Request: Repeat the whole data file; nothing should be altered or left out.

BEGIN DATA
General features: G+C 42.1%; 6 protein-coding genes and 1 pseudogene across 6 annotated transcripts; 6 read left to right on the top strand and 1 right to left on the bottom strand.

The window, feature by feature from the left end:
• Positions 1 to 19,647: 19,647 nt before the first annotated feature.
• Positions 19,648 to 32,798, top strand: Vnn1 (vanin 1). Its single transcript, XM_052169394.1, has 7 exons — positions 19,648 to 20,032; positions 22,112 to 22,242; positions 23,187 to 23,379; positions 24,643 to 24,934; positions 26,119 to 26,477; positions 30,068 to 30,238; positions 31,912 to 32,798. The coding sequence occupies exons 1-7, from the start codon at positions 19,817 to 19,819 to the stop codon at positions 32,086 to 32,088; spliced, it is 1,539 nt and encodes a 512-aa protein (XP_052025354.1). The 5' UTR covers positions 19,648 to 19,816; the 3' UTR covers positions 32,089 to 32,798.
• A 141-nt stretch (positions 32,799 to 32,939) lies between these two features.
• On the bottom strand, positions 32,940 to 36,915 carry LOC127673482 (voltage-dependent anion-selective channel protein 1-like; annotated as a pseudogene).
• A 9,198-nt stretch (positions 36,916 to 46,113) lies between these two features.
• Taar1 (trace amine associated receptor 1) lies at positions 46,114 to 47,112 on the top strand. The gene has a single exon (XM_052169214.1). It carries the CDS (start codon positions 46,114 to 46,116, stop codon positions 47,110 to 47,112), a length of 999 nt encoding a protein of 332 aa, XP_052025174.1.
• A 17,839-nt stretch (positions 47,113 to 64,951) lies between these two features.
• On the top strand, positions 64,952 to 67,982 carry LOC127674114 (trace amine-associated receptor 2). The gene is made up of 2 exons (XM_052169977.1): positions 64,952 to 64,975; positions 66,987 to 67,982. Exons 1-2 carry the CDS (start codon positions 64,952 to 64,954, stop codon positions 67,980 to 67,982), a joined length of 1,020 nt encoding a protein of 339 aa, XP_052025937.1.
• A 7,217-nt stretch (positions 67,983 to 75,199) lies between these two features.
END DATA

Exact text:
General features: G+C 42.1%; 6 protein-coding genes and 1 pseudogene across 6 annotated transcripts; 6 read left to right on the top strand and 1 right to left on the bottom strand.

The window, feature by feature from the left end:
• Positions 1 to 19,647: 19,647 nt before the first annotated feature.
• Positions 19,648 to 32,798, top strand: Vnn1 (vanin 1). Its single transcript, XM_052169394.1, has 7 exons — positions 19,648 to 20,032; positions 22,112 to 22,242; positions 23,187 to 23,379; positions 24,643 to 24,934; positions 26,119 to 26,477; positions 30,068 to 30,238; positions 31,912 to 32,798. The coding sequence occupies exons 1-7, from the start codon at positions 19,817 to 19,819 to the stop codon at positions 32,086 to 32,088; spliced, it is 1,539 nt and encodes a 512-aa protein (XP_052025354.1). The 5' UTR covers positions 19,648 to 19,816; the 3' UTR covers positions 32,089 to 32,798.
• A 141-nt stretch (positions 32,799 to 32,939) lies between these two features.
• On the bottom strand, positions 32,940 to 36,915 carry LOC127673482 (voltage-dependent anion-selective channel protein 1-like; annotated as a pseudogene).
• A 9,198-nt stretch (positions 36,916 to 46,113) lies between these two features.
• Taar1 (trace amine associated receptor 1) lies at positions 46,114 to 47,112 on the top strand. The gene has a single exon (XM_052169214.1). It carries the CDS (start codon positions 46,114 to 46,116, stop codon positions 47,110 to 47,112), a length of 999 nt encoding a protein of 332 aa, XP_052025174.1.
• A 17,839-nt stretch (positions 47,113 to 64,951) lies between these two features.
• On the top strand, positions 64,952 to 67,982 carry LOC127674114 (trace amine-associated receptor 2). The gene is made up of 2 exons (XM_052169977.1): positions 64,952 to 64,975; positions 66,987 to 67,982. Exons 1-2 carry the CDS (start codon positions 64,952 to 64,954, stop codon positions 67,980 to 67,982), a joined length of 1,020 nt encoding a protein of 339 aa, XP_052025937.1.
• A 7,217-nt stretch (positions 67,983 to 75,199) lies between these two features.